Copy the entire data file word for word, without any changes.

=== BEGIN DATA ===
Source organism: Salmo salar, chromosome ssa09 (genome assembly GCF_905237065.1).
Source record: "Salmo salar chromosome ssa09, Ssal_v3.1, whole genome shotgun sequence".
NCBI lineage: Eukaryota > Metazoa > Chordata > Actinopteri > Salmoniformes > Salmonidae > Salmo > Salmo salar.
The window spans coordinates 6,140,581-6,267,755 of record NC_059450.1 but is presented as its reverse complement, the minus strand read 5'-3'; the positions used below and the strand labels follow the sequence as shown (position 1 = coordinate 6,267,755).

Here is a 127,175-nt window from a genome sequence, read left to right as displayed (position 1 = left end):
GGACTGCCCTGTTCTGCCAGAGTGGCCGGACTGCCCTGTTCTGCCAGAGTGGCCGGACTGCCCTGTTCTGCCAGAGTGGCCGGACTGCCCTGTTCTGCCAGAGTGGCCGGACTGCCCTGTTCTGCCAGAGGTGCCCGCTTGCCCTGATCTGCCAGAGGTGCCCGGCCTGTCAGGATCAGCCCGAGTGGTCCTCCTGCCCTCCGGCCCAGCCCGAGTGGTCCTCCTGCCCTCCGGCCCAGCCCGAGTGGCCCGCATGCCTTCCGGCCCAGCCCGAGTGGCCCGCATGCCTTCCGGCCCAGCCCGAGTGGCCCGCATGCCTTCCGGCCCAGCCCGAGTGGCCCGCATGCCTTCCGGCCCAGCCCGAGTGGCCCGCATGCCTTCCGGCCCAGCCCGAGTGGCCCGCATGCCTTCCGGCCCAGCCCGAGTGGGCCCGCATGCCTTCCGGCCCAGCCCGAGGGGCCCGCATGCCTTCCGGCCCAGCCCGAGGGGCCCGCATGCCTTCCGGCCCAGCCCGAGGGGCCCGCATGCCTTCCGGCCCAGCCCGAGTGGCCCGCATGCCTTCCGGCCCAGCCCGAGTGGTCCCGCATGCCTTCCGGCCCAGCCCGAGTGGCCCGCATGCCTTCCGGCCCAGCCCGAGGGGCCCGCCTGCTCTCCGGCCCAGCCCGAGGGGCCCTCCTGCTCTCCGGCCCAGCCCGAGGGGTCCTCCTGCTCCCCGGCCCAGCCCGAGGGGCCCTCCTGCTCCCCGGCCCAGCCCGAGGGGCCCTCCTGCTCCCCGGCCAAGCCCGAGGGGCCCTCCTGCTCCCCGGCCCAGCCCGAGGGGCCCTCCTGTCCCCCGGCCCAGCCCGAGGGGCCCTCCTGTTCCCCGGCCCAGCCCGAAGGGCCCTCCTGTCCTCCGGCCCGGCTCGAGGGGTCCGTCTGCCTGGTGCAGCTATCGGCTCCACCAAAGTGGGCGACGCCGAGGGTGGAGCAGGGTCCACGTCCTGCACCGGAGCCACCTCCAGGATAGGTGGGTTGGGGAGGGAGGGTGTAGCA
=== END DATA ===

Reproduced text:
Source organism: Salmo salar, chromosome ssa09 (genome assembly GCF_905237065.1).
Source record: "Salmo salar chromosome ssa09, Ssal_v3.1, whole genome shotgun sequence".
NCBI lineage: Eukaryota > Metazoa > Chordata > Actinopteri > Salmoniformes > Salmonidae > Salmo > Salmo salar.
The window spans coordinates 6,140,581-6,267,755 of record NC_059450.1 but is presented as its reverse complement, the minus strand read 5'-3'; the positions used below and the strand labels follow the sequence as shown (position 1 = coordinate 6,267,755).

Here is a 127,175-nt window from a genome sequence, read left to right as displayed (position 1 = left end):
GGACTGCCCTGTTCTGCCAGAGTGGCCGGACTGCCCTGTTCTGCCAGAGTGGCCGGACTGCCCTGTTCTGCCAGAGTGGCCGGACTGCCCTGTTCTGCCAGAGTGGCCGGACTGCCCTGTTCTGCCAGAGGTGCCCGCTTGCCCTGATCTGCCAGAGGTGCCCGGCCTGTCAGGATCAGCCCGAGTGGTCCTCCTGCCCTCCGGCCCAGCCCGAGTGGTCCTCCTGCCCTCCGGCCCAGCCCGAGTGGCCCGCATGCCTTCCGGCCCAGCCCGAGTGGCCCGCATGCCTTCCGGCCCAGCCCGAGTGGCCCGCATGCCTTCCGGCCCAGCCCGAGTGGCCCGCATGCCTTCCGGCCCAGCCCGAGTGGCCCGCATGCCTTCCGGCCCAGCCCGAGTGGCCCGCATGCCTTCCGGCCCAGCCCGAGTGGGCCCGCATGCCTTCCGGCCCAGCCCGAGGGGCCCGCATGCCTTCCGGCCCAGCCCGAGGGGCCCGCATGCCTTCCGGCCCAGCCCGAGGGGCCCGCATGCCTTCCGGCCCAGCCCGAGTGGCCCGCATGCCTTCCGGCCCAGCCCGAGTGGTCCCGCATGCCTTCCGGCCCAGCCCGAGTGGCCCGCATGCCTTCCGGCCCAGCCCGAGGGGCCCGCCTGCTCTCCGGCCCAGCCCGAGGGGCCCTCCTGCTCTCCGGCCCAGCCCGAGGGGTCCTCCTGCTCCCCGGCCCAGCCCGAGGGGCCCTCCTGCTCCCCGGCCCAGCCCGAGGGGCCCTCCTGCTCCCCGGCCAAGCCCGAGGGGCCCTCCTGCTCCCCGGCCCAGCCCGAGGGGCCCTCCTGTCCCCCGGCCCAGCCCGAGGGGCCCTCCTGTTCCCCGGCCCAGCCCGAAGGGCCCTCCTGTCCTCCGGCCCGGCTCGAGGGGTCCGTCTGCCTGGTGCAGCTATCGGCTCCACCAAAGTGGGCGACGCCGAGGGTGGAGCAGGGTCCACGTCCTGCACCGGAGCCACCTCCAGGATAGGTGGGTTGGGGAGGGAGGGTGTAGCA